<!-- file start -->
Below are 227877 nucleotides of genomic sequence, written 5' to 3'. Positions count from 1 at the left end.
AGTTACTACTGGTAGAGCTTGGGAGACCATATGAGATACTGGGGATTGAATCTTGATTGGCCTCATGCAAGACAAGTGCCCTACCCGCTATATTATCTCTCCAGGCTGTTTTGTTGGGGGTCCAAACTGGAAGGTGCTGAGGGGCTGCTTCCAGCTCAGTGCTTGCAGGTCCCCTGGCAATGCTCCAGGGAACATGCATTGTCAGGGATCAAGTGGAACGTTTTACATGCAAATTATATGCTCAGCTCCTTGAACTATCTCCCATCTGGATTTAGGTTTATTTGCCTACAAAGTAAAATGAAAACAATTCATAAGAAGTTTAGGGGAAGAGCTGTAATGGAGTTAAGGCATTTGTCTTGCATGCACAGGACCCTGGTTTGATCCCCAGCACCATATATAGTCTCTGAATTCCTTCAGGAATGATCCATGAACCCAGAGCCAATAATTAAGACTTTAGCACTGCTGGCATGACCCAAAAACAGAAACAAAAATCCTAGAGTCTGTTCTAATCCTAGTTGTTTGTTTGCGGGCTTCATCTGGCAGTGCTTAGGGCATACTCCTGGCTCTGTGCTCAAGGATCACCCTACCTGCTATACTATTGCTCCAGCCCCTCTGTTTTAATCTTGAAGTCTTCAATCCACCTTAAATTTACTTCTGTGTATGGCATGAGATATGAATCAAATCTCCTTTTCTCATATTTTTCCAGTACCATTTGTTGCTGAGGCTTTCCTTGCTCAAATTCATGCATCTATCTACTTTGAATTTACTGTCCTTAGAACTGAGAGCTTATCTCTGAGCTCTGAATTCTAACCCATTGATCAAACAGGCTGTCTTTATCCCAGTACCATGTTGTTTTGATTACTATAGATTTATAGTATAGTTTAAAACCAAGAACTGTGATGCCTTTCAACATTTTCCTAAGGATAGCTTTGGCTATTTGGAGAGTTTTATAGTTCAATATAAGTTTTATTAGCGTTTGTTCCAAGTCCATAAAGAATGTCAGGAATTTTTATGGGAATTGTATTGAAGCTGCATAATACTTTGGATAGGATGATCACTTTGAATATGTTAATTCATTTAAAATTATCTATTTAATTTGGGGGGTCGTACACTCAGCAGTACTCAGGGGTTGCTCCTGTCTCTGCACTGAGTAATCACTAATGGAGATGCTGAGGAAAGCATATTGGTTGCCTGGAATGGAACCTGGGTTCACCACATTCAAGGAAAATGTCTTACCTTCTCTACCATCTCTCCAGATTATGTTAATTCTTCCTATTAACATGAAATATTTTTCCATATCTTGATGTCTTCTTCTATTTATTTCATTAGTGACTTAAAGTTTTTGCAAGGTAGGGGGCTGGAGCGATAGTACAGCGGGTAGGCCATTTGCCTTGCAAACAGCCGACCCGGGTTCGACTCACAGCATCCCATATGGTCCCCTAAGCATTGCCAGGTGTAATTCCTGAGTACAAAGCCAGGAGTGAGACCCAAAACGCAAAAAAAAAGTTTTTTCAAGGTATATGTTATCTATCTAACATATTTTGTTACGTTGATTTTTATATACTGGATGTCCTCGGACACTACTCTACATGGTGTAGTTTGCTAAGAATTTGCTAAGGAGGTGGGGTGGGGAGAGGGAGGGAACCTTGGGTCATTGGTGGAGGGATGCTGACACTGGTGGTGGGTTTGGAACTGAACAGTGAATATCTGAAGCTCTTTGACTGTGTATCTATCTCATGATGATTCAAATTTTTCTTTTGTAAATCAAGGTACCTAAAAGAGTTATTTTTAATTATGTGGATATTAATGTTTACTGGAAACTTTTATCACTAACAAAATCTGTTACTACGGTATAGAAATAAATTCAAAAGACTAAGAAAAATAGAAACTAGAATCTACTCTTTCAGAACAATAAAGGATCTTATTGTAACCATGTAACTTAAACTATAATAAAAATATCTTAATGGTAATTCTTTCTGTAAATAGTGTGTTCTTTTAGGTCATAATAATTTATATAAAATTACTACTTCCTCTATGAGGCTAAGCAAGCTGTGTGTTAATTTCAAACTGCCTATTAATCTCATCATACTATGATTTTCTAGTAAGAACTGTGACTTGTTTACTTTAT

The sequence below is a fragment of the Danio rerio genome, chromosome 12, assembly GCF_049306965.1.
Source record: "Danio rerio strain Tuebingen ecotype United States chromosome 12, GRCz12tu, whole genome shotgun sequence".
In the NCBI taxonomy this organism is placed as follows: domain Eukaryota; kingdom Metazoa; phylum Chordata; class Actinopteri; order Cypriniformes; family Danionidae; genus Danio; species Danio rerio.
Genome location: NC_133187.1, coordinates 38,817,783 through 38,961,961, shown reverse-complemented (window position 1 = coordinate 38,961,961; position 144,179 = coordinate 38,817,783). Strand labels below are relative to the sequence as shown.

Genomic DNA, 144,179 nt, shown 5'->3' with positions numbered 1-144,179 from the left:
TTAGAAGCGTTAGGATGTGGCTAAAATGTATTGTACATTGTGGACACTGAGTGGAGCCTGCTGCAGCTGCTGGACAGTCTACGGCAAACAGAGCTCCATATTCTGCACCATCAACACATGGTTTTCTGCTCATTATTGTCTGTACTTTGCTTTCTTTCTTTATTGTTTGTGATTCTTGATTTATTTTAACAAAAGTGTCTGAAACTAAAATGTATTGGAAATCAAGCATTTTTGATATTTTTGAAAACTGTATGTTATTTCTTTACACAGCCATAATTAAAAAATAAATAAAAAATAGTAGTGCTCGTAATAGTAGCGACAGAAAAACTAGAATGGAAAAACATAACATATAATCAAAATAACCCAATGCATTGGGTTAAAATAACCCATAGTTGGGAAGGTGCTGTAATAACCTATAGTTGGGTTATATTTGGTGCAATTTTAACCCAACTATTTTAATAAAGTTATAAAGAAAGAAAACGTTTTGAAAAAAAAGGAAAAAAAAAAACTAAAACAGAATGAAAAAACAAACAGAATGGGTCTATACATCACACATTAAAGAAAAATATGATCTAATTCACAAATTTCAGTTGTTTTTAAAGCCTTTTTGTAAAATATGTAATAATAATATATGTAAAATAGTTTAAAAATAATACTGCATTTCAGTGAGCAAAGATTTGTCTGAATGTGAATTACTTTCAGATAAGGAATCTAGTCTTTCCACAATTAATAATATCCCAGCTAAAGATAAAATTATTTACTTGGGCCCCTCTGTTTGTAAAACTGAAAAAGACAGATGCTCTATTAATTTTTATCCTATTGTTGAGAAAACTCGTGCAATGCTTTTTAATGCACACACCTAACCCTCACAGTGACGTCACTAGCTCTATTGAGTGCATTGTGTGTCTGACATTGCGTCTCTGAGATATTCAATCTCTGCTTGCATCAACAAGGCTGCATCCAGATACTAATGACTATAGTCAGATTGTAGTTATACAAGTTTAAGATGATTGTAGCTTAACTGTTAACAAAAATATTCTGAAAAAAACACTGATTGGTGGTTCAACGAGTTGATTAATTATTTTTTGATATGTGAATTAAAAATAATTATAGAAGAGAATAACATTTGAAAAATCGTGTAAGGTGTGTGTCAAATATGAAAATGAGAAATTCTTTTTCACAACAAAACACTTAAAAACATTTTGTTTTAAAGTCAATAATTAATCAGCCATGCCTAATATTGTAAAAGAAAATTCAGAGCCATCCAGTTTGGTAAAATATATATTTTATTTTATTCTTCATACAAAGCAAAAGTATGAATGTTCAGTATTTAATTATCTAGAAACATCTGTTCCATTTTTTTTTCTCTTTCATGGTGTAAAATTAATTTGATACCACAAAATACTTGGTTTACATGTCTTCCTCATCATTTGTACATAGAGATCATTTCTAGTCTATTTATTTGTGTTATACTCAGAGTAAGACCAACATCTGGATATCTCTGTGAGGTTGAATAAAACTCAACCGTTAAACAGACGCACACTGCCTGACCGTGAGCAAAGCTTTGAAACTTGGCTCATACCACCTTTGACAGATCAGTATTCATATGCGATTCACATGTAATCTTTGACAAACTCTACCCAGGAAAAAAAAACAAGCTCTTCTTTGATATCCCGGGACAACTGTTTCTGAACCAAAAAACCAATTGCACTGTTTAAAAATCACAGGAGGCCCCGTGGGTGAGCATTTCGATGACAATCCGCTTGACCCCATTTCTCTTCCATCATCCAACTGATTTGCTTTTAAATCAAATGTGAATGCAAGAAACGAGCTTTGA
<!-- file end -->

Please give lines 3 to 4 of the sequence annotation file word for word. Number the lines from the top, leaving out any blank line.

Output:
The sequence below is a fragment of the Danio rerio genome, chromosome 12, assembly GCF_049306965.1.
Source record: "Danio rerio strain Tuebingen ecotype United States chromosome 12, GRCz12tu, whole genome shotgun sequence".